Generally, data mining (sometimes called data or knowledge discovery) is the process of analyzing data from different perspectives and summarizing it into useful information. It is sometimes used synonymously with data analysis or exploratory data analysis, but it is different from these, as we will see later. The information obtained from data mining can be used to increase revenue, cuts costs, or both. Data mining software is one of a number of analytical tools for analyzing data. It allows users to analyze data from many different dimensions or angles, categorize it, and summarize the relationships identified.
Data Miners apply analytic processes designed to explore data (usually large amounts of data – typically business or market related – also known as “big data”) in search of consistent patterns and/or systematic relationships between variables, and then to validate the findings by applying the detected patterns to new subsets of data. One goal of data mining is prediction – and predictive data mining is the most common type of data mining and one that has the most direct business applications.
The Data Mining Process
The process of data mining consists of three stages: (1) the initial exploration, (2) model building or pattern identification with validation/verification, and (3) deployment (i.e., the application of the model to new data in order to generate predictions).
The first stage usually starts with data preparation which may involve cleaning data, data transformations, selecting subsets of records and – in case of data sets with large numbers of variables (“fields”) – performing some preliminary feature selection operations to bring the number of variables to a manageable range (depending on the statistical methods which are being considered). Then, depending on the nature of the analytic problem, this first stage of the process of data mining may involve anywhere between a simple choice of straightforward predictors for a regression model, to elaborate exploratory analyses using a wide variety of graphical and statistical methods (see Exploratory Data Analysis (EDA)) in order to identify the most relevant variables and determine the complexity and/or the general nature of models that can be taken into account in the next stage.
Model Building and Validation
The second stage involves considering various models and choosing the best one based on their predictive performance (i.e., explaining the variability in question and producing stable results across samples). This may sound like a simple operation, but in fact, it sometimes involves a very elaborate process. There are a variety of techniques developed to achieve that goal – many of which are based on so-called “competitive evaluation of models,” that is, applying different models to the same data set and then comparing their performance to choose the best. These techniques – which are often considered the core of predictive data mining – include: Bagging (Voting, Averaging), Boosting, Stacking (Stacked Generalizations), and Meta-Learning.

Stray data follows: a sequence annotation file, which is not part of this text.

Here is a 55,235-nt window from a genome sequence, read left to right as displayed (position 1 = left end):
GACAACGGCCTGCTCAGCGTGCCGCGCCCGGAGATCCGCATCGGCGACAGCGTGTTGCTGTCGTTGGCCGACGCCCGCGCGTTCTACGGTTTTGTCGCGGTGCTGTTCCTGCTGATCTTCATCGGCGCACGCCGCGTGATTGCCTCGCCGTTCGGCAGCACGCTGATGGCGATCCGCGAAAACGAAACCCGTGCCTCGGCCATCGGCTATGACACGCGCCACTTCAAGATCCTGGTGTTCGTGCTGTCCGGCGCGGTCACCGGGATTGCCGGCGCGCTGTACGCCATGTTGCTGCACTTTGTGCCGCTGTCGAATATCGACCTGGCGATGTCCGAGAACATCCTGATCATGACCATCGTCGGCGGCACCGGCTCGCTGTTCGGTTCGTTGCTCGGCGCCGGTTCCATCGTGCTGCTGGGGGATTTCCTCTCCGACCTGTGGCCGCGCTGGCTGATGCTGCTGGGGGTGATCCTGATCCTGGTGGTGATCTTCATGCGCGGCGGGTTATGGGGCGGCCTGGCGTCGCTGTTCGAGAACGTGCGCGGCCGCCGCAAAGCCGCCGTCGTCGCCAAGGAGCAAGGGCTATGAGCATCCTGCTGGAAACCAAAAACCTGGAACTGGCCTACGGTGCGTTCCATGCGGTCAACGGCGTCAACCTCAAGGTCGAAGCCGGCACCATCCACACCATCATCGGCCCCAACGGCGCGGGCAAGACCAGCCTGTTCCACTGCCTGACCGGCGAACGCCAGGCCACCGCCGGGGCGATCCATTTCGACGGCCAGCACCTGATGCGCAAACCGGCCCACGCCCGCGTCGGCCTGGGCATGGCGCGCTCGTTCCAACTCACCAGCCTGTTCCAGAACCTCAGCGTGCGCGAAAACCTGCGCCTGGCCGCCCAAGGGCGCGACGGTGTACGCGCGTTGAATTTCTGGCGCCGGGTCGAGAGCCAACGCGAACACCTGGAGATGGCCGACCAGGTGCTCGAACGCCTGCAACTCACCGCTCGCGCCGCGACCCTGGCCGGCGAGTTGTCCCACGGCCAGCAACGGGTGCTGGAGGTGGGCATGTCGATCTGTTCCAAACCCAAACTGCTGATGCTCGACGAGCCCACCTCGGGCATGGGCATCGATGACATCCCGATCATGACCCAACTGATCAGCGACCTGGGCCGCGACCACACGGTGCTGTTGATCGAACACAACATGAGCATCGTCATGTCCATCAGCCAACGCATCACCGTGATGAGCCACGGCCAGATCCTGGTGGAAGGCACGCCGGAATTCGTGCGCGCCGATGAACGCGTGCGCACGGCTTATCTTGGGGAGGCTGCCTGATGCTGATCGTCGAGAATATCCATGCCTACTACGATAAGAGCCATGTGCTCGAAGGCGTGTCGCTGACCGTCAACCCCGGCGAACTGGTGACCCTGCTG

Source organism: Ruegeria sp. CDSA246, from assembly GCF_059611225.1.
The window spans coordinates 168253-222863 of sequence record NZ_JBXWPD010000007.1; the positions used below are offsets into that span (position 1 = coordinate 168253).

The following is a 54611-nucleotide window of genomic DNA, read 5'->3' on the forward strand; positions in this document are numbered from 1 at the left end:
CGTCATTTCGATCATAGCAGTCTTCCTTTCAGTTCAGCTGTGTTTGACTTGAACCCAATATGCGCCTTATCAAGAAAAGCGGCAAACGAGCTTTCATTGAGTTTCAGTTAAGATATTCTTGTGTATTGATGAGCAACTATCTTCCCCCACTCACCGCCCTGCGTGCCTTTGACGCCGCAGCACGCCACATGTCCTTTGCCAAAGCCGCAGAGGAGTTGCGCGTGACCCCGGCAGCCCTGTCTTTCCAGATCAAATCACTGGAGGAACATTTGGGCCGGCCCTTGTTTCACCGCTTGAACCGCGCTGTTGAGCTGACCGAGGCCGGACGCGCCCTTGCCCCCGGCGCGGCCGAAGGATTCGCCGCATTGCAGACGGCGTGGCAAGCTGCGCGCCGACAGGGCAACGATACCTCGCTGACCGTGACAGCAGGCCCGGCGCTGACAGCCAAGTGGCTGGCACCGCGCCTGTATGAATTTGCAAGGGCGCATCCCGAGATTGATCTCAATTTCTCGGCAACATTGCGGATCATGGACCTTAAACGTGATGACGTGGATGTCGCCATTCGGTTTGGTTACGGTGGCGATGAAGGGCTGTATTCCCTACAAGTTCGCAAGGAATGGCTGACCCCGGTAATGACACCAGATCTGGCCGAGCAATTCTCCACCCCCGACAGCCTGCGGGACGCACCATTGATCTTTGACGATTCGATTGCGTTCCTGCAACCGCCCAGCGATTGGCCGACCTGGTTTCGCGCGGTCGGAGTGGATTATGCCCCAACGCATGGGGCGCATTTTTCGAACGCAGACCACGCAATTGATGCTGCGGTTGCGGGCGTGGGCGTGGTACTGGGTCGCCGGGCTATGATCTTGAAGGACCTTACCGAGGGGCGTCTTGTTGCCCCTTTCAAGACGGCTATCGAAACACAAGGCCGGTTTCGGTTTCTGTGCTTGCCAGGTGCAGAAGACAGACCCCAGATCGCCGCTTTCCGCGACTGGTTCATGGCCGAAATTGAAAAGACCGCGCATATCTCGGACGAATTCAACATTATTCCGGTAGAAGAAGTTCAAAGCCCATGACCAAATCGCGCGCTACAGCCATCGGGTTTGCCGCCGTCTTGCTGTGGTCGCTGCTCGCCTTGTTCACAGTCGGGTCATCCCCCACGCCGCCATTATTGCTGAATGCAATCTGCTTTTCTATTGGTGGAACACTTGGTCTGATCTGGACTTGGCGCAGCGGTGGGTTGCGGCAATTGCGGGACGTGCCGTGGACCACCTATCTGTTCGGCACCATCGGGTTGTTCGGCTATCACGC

The final stage involves using the model selected as best in the previous stage and applying it to new data in order to generate predictions or estimates of the expected outcome.
Data Mining and Statistics
The concept of Data Mining is becoming increasingly popular as a business information management tool where it is expected to reveal knowledge structures that can guide decisions in conditions of limited certainty. Recently, there has been increased interest in developing new analytic techniques specifically designed to address the issues relevant to business Data Mining (e.g., Classification Trees), but Data Mining is still based on the conceptual principles of statistics including the traditional Exploratory Data Analysis (EDA) and modeling and it shares with them both some components of its general approaches and specific techniques.
Data Mining and Exploratory Data Analysis